I pray you have learned something about how nature reflects life. The Master Gardener knows what He is doing, and you can trust him to help you learn how to overcome failure biblically.

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Did you learn how to overcome failure biblically? What have you done to make something good out of your pain? Comment below. 

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Are you struggling with family issues that have resulted in a family rift or a family estrangement? Are you feeling a sense of shame, anger, or rejection?  Check out my book Estranged: Finding Hope When Your Family Falls Apart on Amazon or at your favorite digital store.

In it, I share my own experience of a seven-year estrangement from my Christian family and how we eventually reconciled. Furthermore, I provide practical advice to help you navigate your family issues.

Don’t let the pain of estrangement hold you back. Allow God to assist you in healing, no matter what has happened within your family. Remember, there is always hope to be found, even when things seem to be falling apart.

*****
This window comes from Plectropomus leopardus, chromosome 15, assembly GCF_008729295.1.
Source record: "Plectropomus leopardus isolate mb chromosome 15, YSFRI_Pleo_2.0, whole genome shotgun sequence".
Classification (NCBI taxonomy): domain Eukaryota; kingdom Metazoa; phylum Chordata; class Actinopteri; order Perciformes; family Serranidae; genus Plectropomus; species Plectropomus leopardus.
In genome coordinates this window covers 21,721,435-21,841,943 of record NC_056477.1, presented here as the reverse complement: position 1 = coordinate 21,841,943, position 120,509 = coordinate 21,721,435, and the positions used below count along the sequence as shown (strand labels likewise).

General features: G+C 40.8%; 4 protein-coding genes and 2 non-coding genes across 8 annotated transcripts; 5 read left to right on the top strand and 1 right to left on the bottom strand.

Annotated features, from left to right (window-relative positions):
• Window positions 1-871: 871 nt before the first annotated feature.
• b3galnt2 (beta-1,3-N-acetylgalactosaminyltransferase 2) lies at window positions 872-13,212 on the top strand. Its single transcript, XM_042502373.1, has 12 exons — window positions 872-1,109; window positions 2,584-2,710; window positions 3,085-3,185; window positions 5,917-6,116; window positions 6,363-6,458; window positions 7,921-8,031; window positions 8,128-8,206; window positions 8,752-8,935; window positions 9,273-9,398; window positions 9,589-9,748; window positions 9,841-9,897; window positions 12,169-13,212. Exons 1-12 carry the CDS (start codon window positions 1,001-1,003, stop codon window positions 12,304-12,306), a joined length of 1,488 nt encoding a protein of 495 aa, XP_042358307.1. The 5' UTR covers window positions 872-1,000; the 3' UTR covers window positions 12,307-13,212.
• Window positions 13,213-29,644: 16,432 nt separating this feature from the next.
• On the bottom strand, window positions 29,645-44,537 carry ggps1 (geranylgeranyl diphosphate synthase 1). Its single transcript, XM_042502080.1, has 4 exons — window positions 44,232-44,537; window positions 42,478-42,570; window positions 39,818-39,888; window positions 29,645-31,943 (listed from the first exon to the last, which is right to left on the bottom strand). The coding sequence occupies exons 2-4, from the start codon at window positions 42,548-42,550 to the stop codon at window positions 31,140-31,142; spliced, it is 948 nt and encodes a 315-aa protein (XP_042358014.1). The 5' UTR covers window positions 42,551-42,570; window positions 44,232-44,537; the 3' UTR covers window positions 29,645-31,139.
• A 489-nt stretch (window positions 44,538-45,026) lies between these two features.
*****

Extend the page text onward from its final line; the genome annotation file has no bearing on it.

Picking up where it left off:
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Julie is a wife, mom, teacher, author, and blogger. She writes about Christian family living, marriage, parenting with a touch of humor.


  1. Way too candy coated for me. Whoever wrote this has never watched their child die of cancer. There is no lesson to be learned there.

    • I am so sorry. I can’t even begin to know how you feel losing your child. I think there is nothing more painful than burying a child. Can I explain God? No. But I do know that he takes things that are horrible and redeems them in some way for good. Will it ever replace your child? No. But I know God is with you. He grieves too. Why didn’t He save her? I don’t know. It comes down to faith. Do we believe in God or not? When it looks grim, what do we choose? I choose to trust Him even when I don’t understand, even if I am angry at Him, or I feel betrayed. I still choose to believe He is good and one day it will all make sense. I see through a very dark lens that doesn’t show the whole picture. So until then, I grieve with you. I sit beside you, hold your hand, and love you even if you hate God right now. Your loss was great, and I hurt too.

  2. I need to be broken the compost pile before I can be used to fertilize others too. That is so true. That is where the enemy loses the battle. When God takes what was broken and makes it beautiful for others again. Love this post …

  3. Yaa Attobrah Reply

    Thank you. This is very powerful. Lots of insights to ponder over. Bless you

  4. I can most definitely attest to when we help others it can help you continue to heal in your own brokenness. I loved the analogy that you have used here. It really puts this process of what we can do to help us both avoid and heal in failure and loss.